In this section, we parametrize the machines that we introduced in the previous section and highlight the constraints that must be satisfied by each model. In addition, we determine stationary state distributions whenever possible and calculate the probabilities for certain output sequences. For simplicity, we assume, in the following, that all three machines are ergodic due to their finite size and therefore possess a stationary state. The calculated “word probabilities” (probability of a specific output sequence), therefore, apply to the outputs of large ensembles of machines, which all have already reached their stationary states. They also apply to all the words generated by a single machine when averaged over an infinitely long trajectory of output symbols, like the ones illustrated in Figure 2.

**FIGURE 2**. Comparison of the mechanisms which lead to the generation of output symbols in the cases of MCs, HMMs, and HQMMs. **(A)** A Markov chain has two states *A* and *B*, and the transition between states over time is governed by the transition probability matrix. The gray arrows show all possible routes of evolving the Markov chain with time, while the red arrow shows a single trajectory. **(B)** Hidden Markov model evolution over time. Here, the Markov chain has two states *A* and *B*, and the transition between states over time is governed by the transition probability matrix. The diagram shows one possible route of evolving the Markov chain with time. **(C)** Hidden quantum Markov model evolution over time. Here, the hidden quantum Markov model has two states *A* and *B*, and the transition between states over time is governed by the transition probability matrix. The diagram shows all possible routes of evolving the hidden quantum Markov model with time.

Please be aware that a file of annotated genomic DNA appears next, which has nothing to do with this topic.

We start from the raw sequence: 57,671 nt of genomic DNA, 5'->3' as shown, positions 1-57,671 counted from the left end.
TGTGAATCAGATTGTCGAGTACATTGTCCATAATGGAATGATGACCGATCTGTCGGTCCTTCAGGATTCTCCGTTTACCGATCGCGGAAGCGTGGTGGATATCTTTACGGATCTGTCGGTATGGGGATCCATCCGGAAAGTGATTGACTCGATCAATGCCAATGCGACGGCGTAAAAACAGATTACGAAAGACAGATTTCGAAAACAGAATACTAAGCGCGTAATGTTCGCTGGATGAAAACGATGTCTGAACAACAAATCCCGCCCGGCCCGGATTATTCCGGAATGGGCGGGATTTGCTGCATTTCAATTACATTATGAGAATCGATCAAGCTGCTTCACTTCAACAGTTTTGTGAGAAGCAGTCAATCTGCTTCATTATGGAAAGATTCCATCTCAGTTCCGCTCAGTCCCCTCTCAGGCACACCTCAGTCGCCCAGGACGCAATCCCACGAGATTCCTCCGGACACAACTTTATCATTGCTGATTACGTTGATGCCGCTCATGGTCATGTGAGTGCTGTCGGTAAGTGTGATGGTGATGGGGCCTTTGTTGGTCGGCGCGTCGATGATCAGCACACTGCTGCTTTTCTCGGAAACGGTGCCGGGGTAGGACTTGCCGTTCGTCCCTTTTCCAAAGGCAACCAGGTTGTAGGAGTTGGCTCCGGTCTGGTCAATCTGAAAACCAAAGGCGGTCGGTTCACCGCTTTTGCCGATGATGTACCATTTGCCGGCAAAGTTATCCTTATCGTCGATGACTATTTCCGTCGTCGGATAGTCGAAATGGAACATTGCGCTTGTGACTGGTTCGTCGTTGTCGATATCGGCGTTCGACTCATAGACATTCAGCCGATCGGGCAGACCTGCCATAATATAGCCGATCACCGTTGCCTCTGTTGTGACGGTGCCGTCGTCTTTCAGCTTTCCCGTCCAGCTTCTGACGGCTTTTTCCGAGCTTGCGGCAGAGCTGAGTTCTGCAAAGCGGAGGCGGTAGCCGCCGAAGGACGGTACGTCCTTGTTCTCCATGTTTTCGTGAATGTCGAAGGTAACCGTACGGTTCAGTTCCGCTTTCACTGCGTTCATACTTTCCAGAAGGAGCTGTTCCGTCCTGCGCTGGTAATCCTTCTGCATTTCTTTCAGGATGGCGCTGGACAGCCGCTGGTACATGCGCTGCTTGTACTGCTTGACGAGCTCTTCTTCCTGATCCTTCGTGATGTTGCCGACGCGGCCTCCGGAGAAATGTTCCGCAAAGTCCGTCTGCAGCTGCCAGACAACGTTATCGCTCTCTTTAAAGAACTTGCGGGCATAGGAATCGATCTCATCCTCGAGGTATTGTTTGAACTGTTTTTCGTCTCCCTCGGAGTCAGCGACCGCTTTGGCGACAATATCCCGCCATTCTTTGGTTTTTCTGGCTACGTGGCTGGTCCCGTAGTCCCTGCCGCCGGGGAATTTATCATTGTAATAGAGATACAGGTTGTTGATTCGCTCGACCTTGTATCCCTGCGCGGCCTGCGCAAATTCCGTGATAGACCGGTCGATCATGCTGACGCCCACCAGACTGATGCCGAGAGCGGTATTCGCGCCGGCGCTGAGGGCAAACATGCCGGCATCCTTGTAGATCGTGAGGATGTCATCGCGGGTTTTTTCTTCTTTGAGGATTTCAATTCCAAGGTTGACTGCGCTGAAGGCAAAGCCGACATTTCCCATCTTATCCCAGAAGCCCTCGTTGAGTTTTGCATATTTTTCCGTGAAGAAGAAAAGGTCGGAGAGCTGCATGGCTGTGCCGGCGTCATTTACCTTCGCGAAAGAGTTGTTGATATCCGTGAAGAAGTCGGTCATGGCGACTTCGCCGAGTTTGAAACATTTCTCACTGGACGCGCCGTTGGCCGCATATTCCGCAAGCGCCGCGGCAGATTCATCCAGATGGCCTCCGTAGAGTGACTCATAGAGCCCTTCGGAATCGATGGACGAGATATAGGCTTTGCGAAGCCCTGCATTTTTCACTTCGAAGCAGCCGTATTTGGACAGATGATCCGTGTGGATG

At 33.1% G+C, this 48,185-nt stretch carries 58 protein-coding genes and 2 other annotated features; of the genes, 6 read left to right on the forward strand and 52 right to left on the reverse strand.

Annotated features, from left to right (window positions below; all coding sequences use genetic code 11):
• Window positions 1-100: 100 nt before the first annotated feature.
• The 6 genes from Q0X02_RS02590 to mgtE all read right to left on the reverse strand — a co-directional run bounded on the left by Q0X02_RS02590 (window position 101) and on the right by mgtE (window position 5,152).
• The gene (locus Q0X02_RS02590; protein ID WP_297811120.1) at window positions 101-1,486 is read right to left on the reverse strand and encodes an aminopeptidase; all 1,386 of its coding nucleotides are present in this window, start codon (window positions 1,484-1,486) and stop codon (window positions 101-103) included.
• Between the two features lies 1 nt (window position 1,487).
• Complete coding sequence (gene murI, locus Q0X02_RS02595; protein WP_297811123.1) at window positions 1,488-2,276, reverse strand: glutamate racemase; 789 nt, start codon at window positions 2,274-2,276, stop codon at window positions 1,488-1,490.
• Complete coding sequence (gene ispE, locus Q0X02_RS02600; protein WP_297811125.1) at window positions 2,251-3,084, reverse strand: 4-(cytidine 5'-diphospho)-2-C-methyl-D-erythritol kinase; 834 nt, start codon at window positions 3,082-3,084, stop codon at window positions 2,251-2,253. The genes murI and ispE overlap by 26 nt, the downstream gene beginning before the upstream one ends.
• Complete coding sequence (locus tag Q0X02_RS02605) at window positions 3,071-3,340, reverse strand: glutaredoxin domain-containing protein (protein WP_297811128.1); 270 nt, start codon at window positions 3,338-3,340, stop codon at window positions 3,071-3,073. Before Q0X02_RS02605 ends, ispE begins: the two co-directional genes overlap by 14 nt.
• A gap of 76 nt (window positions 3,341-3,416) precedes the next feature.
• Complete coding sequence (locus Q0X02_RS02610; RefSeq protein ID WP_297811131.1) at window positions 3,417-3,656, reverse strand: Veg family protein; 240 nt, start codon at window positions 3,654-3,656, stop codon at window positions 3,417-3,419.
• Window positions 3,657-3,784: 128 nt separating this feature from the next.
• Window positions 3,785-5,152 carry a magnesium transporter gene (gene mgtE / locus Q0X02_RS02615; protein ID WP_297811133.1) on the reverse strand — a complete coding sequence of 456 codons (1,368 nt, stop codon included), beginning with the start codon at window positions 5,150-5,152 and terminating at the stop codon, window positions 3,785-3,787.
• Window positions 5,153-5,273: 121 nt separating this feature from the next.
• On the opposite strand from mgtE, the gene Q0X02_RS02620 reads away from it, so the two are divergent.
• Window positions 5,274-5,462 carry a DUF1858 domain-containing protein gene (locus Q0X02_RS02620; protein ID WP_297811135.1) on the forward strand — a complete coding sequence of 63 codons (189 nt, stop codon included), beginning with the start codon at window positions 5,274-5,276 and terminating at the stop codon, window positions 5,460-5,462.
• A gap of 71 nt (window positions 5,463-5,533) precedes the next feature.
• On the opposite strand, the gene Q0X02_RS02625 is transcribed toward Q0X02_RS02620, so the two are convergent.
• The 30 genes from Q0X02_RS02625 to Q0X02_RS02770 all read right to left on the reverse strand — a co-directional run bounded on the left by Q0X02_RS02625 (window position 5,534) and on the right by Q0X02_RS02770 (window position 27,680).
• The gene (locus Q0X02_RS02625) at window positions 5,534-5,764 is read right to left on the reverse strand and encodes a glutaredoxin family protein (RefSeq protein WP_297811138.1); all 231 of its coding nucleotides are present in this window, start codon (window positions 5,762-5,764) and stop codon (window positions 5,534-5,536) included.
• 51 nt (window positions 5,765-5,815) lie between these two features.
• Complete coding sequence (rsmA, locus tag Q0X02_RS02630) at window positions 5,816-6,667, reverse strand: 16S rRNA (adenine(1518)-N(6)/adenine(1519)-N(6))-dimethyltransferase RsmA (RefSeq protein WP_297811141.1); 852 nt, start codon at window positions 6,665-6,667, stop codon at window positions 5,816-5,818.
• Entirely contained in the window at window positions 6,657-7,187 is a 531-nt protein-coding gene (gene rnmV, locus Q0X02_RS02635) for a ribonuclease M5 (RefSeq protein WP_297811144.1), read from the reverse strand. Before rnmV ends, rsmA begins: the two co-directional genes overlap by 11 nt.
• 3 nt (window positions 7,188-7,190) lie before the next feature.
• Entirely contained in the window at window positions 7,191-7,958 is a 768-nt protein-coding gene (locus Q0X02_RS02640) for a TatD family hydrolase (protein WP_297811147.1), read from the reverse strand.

### 3.1 Markov Models

From probability theory, we know that the matrix elements of the transition matrix *T* in Eq. 2 are all between zero and one. In addition, they must obey the condition

for *i* = 1, 2 to ensure that the machine always transitions into one of its two available states 1 and 2. Since *T* has four matrix elements and there are two constraints, we can parametrize one-bit MMs using only two independent parameters *p* and *q*. More concretely, we write *T* in the following as

with parameters *p*, *q* ∈ [0, 1]. Here, *t*_{1|1} = *p*, *t*_{2|2} = *q*, *t*_{2|1} = 1 − *p*, and *t*_{1|2} = 1 − *q*. In the next section, we will choose *p* and *q* randomly to sample a large set of all possible random machines and study the properties of their output sequences.

The possible output sequences of each machine depend somewhat on their respective initial state ** p** (0). However, if the machine is ergodic and its outputs are ignored for a certain initial minimum amount of time, it soon assumes a stationary state

Using Eq. 10 and taking into account that *p*_{1} and *p*_{2} must add up to one, one can show that